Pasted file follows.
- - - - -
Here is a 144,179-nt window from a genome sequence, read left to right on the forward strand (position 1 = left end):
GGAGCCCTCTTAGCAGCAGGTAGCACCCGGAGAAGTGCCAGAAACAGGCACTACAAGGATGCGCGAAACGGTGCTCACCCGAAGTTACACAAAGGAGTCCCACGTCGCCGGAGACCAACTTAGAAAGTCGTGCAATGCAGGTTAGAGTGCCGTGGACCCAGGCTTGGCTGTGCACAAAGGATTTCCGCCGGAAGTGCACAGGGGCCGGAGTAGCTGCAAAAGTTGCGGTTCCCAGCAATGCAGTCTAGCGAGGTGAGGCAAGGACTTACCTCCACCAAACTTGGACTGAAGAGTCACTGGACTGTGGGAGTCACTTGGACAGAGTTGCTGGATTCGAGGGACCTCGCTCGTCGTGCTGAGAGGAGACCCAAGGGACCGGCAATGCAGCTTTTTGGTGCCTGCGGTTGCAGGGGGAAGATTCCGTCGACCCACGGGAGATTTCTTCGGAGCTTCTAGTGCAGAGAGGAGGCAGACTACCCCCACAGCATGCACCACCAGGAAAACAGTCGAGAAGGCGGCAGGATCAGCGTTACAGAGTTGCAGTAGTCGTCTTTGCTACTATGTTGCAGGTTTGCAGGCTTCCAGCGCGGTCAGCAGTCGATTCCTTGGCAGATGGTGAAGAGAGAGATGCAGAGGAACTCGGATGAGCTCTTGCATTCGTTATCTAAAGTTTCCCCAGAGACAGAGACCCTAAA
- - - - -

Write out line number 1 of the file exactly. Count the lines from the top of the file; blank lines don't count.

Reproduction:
Here is a 144,179-nt window from a genome sequence, read left to right on the forward strand (position 1 = left end):